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Name of Film: Walkabout

Our Rating:
Year Released: 1971
Studio: St Livinoff Films (Australian)
Director: Nigel Cole
Awards (if any): None
Principal Actors: Jenny Agutter, Lucien John, David Gulpilil

Drama, MPAA=Unrated, 100 min, Color, Available on DVD.

Nicolas Roeg's first solo outing as director, is a beautifully photographed film with a lush score by John Barry. Very few films achieve a kind of subliminal greatness with cross-cultural impact, but Walkabout is one of those films--a visual tone poem that functions more as an allegory than a conventionally plotted adventure.

Considered a cult favorite for years, Nicolas Roeg's 1971 film was originally released in the U.S. with an R rating, edited from its European length of 100 minutes. In 1997, the film was fully restored to its director's cut, and in its remastered video and DVD release, it's now wisely unrated (as Roeg had always intended) but still suitable for viewers of all ages. For parents this is a rare opportunity to treat well-supervised children (ages 5 and over) to an adventure that won't insult their intelligence, presenting scenes of frontal nudity and the hunting of animals in a context that invites valuable discussion and introspection.

Visually, the movie is simply breathtaking. If you're looking for an aesthetically pleasing panoramic spectacle, this movie is for you. The exotic wildlife, lush scenery, gorgeous sunsets, the music of John Barry & the lithe, nude form of Agutter all combine to create a visually stunning film. There are many parts that have a very surreal feel to them.

Walkabout is the mystical story of an Austalian sister and brother (played by Jenny Agutter, age 19 in her first feature film, and Lucien John, who is Roeg's own son) who are abandoned by their suicidal father in the harsh Australian outback. All the children know of the world is what the are learning in school, which means they are totally unprepared to survive in the semi-desert landscape and harsh environment as they attempt to walk back to civilization. As their courageous trek becomes grim, they are rescued by an Aborigine boy who has journeyed into the vast desert on his "walkabout"--a tribal initiation into manhood.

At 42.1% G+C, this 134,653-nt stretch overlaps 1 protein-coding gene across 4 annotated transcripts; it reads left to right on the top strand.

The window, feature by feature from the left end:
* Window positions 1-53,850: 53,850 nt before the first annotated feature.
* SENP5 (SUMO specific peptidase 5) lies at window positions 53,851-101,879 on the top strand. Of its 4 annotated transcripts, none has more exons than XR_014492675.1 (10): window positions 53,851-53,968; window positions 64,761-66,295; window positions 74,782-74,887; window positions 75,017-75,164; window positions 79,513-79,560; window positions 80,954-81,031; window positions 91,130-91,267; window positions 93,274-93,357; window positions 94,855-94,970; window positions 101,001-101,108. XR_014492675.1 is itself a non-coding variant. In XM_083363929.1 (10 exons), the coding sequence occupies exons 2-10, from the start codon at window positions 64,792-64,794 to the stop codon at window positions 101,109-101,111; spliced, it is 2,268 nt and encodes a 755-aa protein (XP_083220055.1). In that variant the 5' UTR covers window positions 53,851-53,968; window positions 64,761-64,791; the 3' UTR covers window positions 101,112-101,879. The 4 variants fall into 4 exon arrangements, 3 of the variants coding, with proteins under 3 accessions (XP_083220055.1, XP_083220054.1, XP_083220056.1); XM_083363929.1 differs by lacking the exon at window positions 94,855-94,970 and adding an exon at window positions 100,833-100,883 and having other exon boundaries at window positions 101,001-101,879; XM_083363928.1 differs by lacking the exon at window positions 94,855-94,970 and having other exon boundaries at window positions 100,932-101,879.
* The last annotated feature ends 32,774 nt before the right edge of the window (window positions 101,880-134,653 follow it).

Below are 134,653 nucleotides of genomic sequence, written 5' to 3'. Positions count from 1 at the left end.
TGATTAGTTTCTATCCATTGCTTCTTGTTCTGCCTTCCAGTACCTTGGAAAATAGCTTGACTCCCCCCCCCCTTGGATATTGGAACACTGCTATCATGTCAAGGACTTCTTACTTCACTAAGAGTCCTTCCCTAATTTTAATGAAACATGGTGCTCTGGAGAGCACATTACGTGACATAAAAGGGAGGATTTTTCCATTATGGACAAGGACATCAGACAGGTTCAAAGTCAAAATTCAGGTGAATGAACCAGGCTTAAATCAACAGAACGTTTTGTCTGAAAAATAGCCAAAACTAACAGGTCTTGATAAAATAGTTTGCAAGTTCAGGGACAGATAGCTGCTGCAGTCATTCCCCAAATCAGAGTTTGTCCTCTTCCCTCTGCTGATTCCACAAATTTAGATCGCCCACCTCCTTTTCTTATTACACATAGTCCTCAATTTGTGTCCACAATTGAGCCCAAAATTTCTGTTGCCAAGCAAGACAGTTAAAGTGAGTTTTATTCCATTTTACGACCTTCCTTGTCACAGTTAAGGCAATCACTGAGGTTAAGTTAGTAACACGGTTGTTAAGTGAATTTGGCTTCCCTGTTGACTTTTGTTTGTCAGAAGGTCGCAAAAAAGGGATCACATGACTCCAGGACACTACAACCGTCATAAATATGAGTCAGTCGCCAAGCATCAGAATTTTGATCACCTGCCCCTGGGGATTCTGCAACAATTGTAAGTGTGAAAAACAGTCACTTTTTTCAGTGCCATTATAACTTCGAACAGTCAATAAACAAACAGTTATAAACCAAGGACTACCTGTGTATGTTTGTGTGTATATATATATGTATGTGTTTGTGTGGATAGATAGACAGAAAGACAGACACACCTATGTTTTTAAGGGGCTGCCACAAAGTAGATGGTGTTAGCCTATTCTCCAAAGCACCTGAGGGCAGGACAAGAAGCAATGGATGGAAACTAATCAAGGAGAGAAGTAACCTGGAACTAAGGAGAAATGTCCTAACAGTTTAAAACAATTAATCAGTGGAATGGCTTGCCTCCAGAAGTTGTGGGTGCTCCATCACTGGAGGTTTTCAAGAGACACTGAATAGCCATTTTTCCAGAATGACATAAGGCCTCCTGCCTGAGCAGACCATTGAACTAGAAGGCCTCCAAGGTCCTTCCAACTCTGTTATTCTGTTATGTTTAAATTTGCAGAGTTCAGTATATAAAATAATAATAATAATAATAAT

The story follows the two worlds colliding. The two children rely on young aborigine in order to survive, and although they cannot speak his language (or he speak theirs) a tenuous friendship begins to emerge. Contrasting their idyllic sojourn with scenes that convey the senseless violence of urban life, Roeg captures the conflict between natural instincts and "civilized" behavior. To a point, the children become primitives themselves, if only temporarily. But in the end, the young aborigine is unable to join his new "family" of civilization the children represent because the "civilized" girl consistently misinterprets the boy's native rituals as sexual advances, and this untimately leads to tragedy.

It is not without deliberate irony that, at the end, all Agutter's character can think about is how pleasant it was to live in the wild, swimming free with her Aborigine friend. It's a trenchant commentary on the nexus between innocence and living peacefully with nature.

Through exquisite cinematography and a story of subtle human complexity, the film continues to resonate on many thematic and artistic levels. Roeg had always intended it to be a cautionary morality tale, in which the limitations and restrictions of civilization become painfully clear. Now that several decades have passed since its release, Walkabout seems now like a film for the ages, hypnotic and open to several compelling levels of interpretation. There is a strong message here that we should be able to set aside our fixed expectations and 'understanding' of the world and be open to new ideas.

The recently released DVD of Walkabout includes a variety of bonus features, including a full-length commentary by Nicolas Roeg and Jenny Agutter, original theatrical trailers, and an essay by critic Roger Ebert.

Review by Gary Mussell, SCNA Film Critic
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